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Factors Associated With Hospitalization and Critical Illness Among 4,103 Patients With COVID-19 Disease in New York City

ByCrossFitApril 15, 2020

Question: Given current data, what are the major risk factors for COVID hospitalization in New York City?

Takeaway: Among those who test positive for COVID-19, age remains by far the most important factor. In both the young and the old, however, heart failure, chronic kidney disease, and diabetes increase risk substantially. Notably, COPD and smoking do not, which suggests COVID hospitalization risk may be more closely linked to overall health than pulmonary health specifically.

This April 2020 cross-sectional study surveys the characteristics of 7,719 patients who were tested for COVID-19 within NYU’s Langone Health hospital system between March 1 and April 2. Patients were tested for COVID if they either showed symptoms suggestive of the virus or based on physician determination.

Of those tested, 4,103 patients tested positive for COVID-19 (48.7%); 1,999 of these positive cases resulted in hospitalization (48.7%); 1,582 of the cases either died, advanced to critical care, or were discharged. Among the 1,582 cases, 650 experienced critical illness (41.1%), 292 died (18.5%), and 932 (58.9%) were discharged without major complications. The mean hospital stay was 4.8 days. COVID-positive patients were an average of 52 years old, and 51% were male, 15% were diabetic, 27% were obese, and 30% had cardiovascular disease.

Tables 1 and 3 from the original paper have been partially recreated below to highlight the most important findings. Age was the most important risk factor for hospitalization, with patients aged 75+ having 66.8 times greater odds of admission than those aged 19-44 and patients aged 65-74 having 10.9 times greater odds of admission. Individuals with chronic kidney disease had 3 times higher rates of hospitalization. Those with diabetes were hospitalized at a 2.8 times higher rate, while those with previous heart failure had a 4.3 times higher rate. Obesity was associated with a 4.3-fold increase in hospitalization for those with a BMI between 30 and 40, and a 6.2-fold increase for those with a BMI over 40. Notably, neither COPD nor current or former tobacco use increased risk of hospitalization; in fact, tobacco users were significantly less likely to be admitted to the hospital than nonusers.

 

Table 1: Presents the uncorrected prevalence of various patient characteristics in hospitalized and non-hospitalized patients testing positive for COVID-19. Note the ratios between hospitalized and non-hospitalized patients shown here and the risk ratios shown in the table below differ due to correlations between many of these factors.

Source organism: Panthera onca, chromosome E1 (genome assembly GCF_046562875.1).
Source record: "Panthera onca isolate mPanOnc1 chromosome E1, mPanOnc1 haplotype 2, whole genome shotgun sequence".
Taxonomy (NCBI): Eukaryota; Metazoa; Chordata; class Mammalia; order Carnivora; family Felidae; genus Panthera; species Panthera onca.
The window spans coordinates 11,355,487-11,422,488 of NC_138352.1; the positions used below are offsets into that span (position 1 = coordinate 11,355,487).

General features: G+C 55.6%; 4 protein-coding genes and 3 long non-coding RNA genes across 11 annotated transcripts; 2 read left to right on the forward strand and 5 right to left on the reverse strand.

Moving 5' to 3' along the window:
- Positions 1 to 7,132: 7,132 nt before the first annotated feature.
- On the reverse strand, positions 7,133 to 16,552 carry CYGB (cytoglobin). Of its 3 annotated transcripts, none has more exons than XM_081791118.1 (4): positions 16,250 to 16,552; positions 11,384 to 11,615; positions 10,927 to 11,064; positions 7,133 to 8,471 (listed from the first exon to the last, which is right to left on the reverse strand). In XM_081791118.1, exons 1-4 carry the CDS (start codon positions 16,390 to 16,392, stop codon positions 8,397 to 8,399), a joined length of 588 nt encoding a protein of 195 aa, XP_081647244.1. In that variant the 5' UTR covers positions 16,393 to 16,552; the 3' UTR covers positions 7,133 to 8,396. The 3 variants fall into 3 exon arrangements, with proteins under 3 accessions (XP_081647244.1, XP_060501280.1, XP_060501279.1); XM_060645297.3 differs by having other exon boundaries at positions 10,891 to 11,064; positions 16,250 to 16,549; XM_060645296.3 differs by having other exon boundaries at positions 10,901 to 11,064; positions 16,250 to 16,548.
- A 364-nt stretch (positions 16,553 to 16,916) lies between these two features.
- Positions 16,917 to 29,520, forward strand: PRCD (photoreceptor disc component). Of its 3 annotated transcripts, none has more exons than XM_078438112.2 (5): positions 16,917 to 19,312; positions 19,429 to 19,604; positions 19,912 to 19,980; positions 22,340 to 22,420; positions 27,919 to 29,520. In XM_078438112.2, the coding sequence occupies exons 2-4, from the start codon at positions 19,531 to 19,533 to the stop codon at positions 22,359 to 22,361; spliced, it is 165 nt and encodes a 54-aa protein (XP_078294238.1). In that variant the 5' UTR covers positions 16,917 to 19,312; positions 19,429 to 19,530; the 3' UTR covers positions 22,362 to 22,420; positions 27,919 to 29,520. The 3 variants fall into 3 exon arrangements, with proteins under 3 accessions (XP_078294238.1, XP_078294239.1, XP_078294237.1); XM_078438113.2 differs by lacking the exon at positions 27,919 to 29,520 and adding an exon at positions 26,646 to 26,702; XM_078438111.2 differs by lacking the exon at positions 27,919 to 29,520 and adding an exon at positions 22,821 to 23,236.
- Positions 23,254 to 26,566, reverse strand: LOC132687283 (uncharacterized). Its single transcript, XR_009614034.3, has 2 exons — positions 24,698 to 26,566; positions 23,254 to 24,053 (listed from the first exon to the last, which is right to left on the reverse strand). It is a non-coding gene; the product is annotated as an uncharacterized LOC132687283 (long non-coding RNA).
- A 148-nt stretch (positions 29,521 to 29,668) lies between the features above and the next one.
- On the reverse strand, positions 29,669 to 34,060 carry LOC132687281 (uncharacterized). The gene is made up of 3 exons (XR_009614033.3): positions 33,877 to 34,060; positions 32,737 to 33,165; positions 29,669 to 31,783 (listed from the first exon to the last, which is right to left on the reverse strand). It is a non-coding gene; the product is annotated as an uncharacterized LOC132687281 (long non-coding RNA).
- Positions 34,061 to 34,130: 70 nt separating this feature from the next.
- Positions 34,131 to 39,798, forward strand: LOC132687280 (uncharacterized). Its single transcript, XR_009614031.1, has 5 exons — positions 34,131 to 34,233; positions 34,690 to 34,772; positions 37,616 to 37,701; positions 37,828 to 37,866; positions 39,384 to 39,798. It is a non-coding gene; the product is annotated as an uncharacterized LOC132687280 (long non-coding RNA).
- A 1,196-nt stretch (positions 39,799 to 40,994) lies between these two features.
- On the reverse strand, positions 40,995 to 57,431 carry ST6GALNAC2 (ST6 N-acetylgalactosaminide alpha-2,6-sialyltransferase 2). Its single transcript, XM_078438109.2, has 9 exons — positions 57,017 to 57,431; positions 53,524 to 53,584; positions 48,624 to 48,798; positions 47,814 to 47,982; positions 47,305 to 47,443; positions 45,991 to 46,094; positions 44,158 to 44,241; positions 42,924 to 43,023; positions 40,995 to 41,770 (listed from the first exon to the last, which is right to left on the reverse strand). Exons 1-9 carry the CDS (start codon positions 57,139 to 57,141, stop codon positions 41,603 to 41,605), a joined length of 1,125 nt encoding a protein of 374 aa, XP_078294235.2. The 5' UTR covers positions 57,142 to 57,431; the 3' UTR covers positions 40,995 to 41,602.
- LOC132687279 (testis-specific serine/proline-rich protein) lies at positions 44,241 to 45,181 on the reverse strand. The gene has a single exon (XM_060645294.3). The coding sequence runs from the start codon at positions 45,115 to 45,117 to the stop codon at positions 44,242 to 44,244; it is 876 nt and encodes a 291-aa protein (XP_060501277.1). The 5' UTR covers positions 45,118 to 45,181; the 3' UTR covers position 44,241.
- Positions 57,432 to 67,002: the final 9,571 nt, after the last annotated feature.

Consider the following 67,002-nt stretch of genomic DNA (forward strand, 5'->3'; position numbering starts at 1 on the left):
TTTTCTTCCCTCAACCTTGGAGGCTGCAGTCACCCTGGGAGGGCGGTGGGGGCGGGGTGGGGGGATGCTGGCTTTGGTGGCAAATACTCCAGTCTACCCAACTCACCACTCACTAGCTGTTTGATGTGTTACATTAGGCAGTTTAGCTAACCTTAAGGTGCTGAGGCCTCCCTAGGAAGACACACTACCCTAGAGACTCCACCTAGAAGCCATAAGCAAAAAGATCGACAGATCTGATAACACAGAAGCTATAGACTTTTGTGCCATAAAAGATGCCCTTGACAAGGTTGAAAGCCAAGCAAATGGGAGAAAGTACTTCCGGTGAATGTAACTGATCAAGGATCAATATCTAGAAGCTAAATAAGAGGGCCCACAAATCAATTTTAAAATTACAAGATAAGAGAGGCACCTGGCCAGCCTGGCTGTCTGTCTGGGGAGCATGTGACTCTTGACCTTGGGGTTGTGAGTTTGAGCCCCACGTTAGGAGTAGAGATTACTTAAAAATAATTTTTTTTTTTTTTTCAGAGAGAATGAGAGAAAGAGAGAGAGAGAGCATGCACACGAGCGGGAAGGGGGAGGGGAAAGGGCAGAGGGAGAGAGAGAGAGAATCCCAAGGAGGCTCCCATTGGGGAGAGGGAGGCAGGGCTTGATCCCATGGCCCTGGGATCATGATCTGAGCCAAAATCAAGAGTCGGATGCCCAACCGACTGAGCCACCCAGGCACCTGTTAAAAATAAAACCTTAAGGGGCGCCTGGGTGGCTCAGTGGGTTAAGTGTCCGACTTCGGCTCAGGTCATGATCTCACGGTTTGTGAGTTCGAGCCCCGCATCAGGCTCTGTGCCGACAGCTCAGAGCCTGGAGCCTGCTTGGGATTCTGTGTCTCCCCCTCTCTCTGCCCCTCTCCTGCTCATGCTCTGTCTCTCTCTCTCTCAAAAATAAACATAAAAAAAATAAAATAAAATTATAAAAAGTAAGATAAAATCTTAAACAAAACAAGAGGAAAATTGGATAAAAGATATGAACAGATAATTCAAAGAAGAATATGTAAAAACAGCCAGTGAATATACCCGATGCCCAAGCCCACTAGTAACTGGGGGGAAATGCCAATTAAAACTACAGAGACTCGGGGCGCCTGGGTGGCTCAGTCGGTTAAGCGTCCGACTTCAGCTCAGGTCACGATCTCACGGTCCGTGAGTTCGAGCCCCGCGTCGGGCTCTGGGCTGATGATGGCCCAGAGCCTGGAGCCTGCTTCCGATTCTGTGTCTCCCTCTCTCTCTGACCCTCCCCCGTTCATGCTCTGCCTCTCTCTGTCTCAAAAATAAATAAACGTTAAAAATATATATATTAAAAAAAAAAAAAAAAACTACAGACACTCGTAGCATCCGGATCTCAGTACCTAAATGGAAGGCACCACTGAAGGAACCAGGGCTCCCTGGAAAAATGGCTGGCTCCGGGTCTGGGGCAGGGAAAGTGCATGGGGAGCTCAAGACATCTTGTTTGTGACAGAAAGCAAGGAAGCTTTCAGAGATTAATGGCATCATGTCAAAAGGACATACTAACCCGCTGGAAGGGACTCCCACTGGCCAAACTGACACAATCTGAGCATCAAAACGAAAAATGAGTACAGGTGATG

Table 3: Presents the odds ratios for hospitalization among patients testing positive for COVID in this sample. All associations are statistically significant except for pulmonary disease, which is included because its lack of significance is notable. These are fully adjusted odds ratios — i.e., diabetes increases odds of admission by 2.81 times after correcting for other conditions and demographic factors.

Among those hospitalized, ICU admission was primarily associated with elevations in biomarkers including c-reactive protein, d-dimer and ferritin, as well as markers associated with the course of the disease, such as reduced baseline lymphocyte count, elevated procalcitonin, and low oxygen saturation.

The classification tree below illustrates risk of hospital admission among those who test positive. Notably, while age remains the most significant risk factor, obesity imparts significant vulnerability among those younger than 65, as does diabetes among those young and non-obese.

Figure 1: Classification tree illustrating likelihood of hospitalization based on different risk factors. Obesity and diabetes are major risk factors after accounting for the impact of age.

Overall mortality rates among the hospitalized in this report are similar to those of other recent reports (1). The distribution of risk factors is similar to those associated with other acute respiratory infections, though the researchers note it is surprising that chronic pulmonary disease does not feature more prominently as a risk factor (2). Previous analyses have also found a similar lack of association between smoking and increased risk of pneumonia-related mortality. The biomarkers that predicted future need for critical care among those hospitalized suggest inflammation may play a major role in disease severity, which also may explain the relationship between obesity and increased disease risk (3).

Overall, these results suggest, at least within the population surveyed, that after accounting for age, metabolic disease may play a greater role in increasing COVID risk than pulmonary conditions, and this increased risk may be mediated by the impact of metabolic disease on inflammation. As additional data is gathered across different populations and age groups, we will continue to better understand the various ways and extent to which chronic disease moderates COVID morbidity and mortality.

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